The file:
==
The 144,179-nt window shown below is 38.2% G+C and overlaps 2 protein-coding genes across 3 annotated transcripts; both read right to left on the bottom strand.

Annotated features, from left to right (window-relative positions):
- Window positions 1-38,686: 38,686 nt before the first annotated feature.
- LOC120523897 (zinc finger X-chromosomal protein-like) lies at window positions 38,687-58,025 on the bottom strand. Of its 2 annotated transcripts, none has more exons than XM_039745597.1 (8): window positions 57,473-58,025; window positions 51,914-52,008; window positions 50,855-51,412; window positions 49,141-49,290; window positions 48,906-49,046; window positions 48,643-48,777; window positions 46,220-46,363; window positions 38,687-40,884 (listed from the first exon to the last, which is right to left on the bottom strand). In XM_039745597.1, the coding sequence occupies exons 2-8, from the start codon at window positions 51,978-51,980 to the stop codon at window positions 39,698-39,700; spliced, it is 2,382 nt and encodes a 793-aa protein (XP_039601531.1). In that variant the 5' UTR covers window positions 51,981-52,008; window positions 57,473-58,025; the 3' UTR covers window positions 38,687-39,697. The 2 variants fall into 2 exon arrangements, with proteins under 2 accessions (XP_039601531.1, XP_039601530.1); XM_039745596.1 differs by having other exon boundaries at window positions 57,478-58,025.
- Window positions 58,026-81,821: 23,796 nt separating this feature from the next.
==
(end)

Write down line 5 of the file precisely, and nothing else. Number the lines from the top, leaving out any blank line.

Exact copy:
- Window positions 58,026-81,821: 23,796 nt separating this feature from the next.